Skilling uphttps://indianexpress.com/article/opinion/editorials/skilling-up-2/

Skilling up

Increase in ITI enrolments is good news for a country that seeks to Make in India. It shows the way forward.

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The ITI turnaround story is significant since these institutions, more than 11,000 across the country, have the capacity to train over 4.5 lakh students annually.

Industrial training institutes (ITIs) have reported a 20 per cent rise in enrolments in 2014-15, according to a report in this newspaper. This is an encouraging figure. It is well known that India’s demographic dividend — 800 million people in the youth segment — could turn into a nightmare if its young are not employable. Campaigns like Make in India that aim to turn the country into a manufacturing hub recognise both the enormity of India’s skilling challenge and its urgency.

The ITI turnaround story is significant since these institutions, more than 11,000 across the country, have the capacity to train over 4.5 lakh students annually. In the past, they had failed to attract students mainly because their courses were at variance with industry needs and hence incapable of assuring placements. A major overhaul in the structure of courses and the Centre’s push for robust industry partnerships seem to have transformed the ITI stream. For instance, Maruti Suzuki has, in recent times, collaborated with government-run ITIs to set up automobile skill enhancement centres, while the Mahindra group engaged students of motor mechanic and electrical trades.

This, clearly, is the way forward. A report by the National Skill Development Corporation and KPMG estimates that nearly 580 million jobs are expected to come up across 24 sectors, including construction, IT, textiles and clothing, and so on by 2022. Inputs from industry could help the technical education stream become more aware of the requirements of the job market and tailor its courses accordingly.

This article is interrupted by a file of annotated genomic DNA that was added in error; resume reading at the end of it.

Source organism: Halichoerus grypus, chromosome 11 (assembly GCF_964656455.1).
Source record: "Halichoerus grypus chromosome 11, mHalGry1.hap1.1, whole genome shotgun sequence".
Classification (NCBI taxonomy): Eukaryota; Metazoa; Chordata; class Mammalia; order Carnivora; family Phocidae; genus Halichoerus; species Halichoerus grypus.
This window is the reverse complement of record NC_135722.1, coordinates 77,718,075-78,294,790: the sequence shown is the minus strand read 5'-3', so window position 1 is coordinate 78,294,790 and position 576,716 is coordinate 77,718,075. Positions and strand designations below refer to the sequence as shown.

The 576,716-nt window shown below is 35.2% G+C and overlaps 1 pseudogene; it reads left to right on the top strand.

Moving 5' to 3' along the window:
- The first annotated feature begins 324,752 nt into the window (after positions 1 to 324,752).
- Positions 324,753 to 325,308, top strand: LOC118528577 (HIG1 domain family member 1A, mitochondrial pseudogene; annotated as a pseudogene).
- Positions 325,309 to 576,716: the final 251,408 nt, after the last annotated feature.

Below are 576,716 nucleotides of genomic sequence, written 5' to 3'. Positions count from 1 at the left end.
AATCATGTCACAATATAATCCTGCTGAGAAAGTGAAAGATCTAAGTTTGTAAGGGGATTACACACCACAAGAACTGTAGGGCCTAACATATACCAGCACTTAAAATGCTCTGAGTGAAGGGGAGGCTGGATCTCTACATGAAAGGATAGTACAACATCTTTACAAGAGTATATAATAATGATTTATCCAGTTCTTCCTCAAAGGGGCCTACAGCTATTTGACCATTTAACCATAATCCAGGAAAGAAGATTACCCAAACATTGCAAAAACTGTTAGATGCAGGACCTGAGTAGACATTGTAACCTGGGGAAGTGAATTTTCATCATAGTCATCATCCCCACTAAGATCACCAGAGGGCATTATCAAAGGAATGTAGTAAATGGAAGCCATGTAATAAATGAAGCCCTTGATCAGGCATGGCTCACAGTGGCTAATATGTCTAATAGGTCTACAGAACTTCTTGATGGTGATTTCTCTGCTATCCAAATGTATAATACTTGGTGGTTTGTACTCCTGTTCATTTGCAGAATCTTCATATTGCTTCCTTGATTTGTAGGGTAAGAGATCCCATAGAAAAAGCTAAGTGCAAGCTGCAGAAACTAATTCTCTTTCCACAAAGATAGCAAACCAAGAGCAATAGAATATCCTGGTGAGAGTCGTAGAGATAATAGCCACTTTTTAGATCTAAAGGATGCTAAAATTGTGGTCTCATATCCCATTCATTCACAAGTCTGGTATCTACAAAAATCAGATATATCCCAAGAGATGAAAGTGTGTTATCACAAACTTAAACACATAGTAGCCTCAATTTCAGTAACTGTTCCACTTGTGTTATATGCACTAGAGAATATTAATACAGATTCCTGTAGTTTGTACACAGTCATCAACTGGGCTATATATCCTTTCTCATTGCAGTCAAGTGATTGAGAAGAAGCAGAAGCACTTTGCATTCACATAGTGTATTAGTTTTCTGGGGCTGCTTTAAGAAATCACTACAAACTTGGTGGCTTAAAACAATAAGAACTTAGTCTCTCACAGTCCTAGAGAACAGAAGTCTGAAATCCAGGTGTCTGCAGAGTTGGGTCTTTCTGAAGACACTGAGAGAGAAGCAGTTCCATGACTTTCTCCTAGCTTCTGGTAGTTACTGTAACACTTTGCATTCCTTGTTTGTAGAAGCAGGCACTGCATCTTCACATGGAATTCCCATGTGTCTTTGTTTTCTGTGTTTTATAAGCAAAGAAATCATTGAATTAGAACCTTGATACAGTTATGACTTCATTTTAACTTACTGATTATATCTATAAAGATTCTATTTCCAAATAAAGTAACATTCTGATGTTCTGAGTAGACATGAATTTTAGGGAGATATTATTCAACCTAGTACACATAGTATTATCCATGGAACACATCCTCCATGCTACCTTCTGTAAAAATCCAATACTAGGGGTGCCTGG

The ITI stream should also be expanded further to include courses in trades like carpentry, masonry and leather work, where, so far, training is offered only on the job or through caste-based trade guilds. If the present situation continues, we may see a shortfall of skilled labour or the disappearance of special skills in some sectors. Moreover, the absence of an institutionalised system that vouches for the skills of a craftsman severely curtails his mobility and prospects. Prior learning programmes launched by the ministry of skill development as a pilot project in five states could address these issues, and they must be expanded. Skilling up workers would boost their employability and enable them to negotiate better wages, while also making the economy more productive.